Laws aside, there is no evidence that either group has given money to Campa-Najjar. The most one could say is that a few CAIR volunteers have done so in their personal capacity.
The San Diego Union-Tribune cross-referenced records of donations made to Campa-Najjar with lists of CAIR board members and found that the candidate received 18 donations from seven people totaling $17,300. Through Oct. 31, Campa-Najjar had raised $3,168,975, meaning that the donations from CAIR board members accounted for about one half of 1 percent of his donations this cycle.
"None of the seven donors held paid positions with CAIR, according to public tax reports," the newspaper reported. "Donors listed their primary employers and occupations — their day jobs — to identify themselves to the campaign as required by the FEC."
For instance, the Union-Tribune reached David Chami, an attorney who lives in Arizona and serves on the board of a local CAIR chapter. Chami told the newspaper "that he is not paid by CAIR and that his contribution was independent and based solely on Campa-Najjar’s position on consumer advocacy laws."
He added, "My decision to help a particular candidate is based on their political positions and issues they support. It has nothing to do with religion and if it did, I’m Muslim and he is a Christian."
Robert S. McCaw, the director of government affairs for CAIR, told PolitiFact, "We can confirm that CAIR or its chapters did not donate to or endorse Campa-Najjar. What staff or board members do on their own time is their own business."’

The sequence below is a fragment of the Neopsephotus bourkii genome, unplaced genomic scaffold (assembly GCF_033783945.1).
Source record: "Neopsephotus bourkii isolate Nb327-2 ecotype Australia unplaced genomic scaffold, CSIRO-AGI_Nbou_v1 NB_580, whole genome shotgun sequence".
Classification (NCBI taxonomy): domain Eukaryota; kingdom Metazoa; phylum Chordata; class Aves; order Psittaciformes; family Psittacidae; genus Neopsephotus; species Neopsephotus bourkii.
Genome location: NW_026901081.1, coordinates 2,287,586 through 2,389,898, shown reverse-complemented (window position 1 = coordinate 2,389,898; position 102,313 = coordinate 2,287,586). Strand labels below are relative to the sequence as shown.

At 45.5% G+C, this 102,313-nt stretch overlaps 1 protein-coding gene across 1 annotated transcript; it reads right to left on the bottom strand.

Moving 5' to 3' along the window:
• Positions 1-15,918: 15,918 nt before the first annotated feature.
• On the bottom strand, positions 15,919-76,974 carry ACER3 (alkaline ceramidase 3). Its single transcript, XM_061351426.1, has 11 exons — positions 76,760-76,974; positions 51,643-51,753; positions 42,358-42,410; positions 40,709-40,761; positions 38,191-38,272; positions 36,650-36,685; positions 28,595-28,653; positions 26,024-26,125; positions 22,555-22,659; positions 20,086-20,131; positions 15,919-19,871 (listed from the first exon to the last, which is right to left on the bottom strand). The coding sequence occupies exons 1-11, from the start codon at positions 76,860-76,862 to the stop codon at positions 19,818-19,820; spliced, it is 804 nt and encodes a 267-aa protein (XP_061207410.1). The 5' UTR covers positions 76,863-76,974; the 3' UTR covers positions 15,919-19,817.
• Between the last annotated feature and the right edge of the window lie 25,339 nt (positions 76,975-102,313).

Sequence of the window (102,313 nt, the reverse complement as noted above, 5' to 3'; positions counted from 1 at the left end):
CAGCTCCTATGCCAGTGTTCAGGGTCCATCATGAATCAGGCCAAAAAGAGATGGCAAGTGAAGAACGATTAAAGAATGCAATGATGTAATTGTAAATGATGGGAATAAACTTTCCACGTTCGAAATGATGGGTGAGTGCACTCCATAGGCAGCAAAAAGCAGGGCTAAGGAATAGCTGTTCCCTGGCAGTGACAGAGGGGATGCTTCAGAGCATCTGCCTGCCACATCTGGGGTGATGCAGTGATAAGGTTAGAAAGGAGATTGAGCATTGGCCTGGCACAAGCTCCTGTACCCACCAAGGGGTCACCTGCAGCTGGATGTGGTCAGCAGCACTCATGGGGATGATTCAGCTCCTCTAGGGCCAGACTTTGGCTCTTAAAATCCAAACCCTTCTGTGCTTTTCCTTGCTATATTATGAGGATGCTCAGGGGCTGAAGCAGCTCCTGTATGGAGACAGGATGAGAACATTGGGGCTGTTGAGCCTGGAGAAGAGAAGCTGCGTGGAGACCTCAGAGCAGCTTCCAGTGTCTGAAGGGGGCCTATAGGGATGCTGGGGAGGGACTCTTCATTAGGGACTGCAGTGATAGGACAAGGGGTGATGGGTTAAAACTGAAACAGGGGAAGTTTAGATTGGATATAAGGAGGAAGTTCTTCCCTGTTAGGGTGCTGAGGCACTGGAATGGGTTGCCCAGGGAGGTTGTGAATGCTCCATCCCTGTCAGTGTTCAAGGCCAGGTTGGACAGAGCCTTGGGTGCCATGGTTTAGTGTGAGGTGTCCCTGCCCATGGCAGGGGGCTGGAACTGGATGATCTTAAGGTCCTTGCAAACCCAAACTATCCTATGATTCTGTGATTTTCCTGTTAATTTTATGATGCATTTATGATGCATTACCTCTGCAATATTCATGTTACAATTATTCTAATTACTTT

Hunter’s office did not respond to an inquiry.
Hunter said, "Ammar Campa-Najjar is working to infiltrate Congress" and "is being supported by CAIR and the Muslim Brotherhood."
Neither group can do so under federal law, and there is no evidence that they have broken the law to donate to his campaign. Campa-Najjar has received more than a dozen personal donations from people who happen to be CAIR volunteers. We could find no connection to the Muslim Brotherhood.
This is an unsubstantiated accusation that rests on fear-mongering. We rate the statement Pants on Fire.
Duncan Hunter, campaign ad, Sept. 26, 2018
CAIR, about us page, accessed Oct. 31, 2018
CAIR, "CAIR at a Glance," accessed Oct. 31, 2018
Britannica.com, Muslim Brotherhood entry, accessed Oct. 31, 2018
OpenSecrets.org, campaign finance data for 2018 U.S. House race for California’s 50th district, accessed Oct. 31, 2018
San Diego Union-Tribune, "Amid attacks by Rep. Hunter, Campa-Najjar and pro-Israeli group say there's no problem with American-Muslim donors," Oct. 19, 2018
Washington Post Fact Checker, "Indicted congressman falsely ties opponent to terrorism," Oct. 1, 2018
Los Angeles Times, "70 national security, foreign policy experts condemn Hunter attack ad," Oct. 3, 2018
NPR, "Rep. Duncan Hunter And His Wife Indicted For Using Campaign Funds For Personal Uses," Aug. 22, 2018
Email interview with Brett G. Kappel, partner in the government affairs and public policy practice at the law firm Akerman, Oct. 31, 2018
Email interview with Robert S. McCaw, the director of government affairs for CAIR. Oct. 31, 2018
Email interview with Nick Singer, director of communications for Ammar Campa-Najjar, Oct. 30, 2018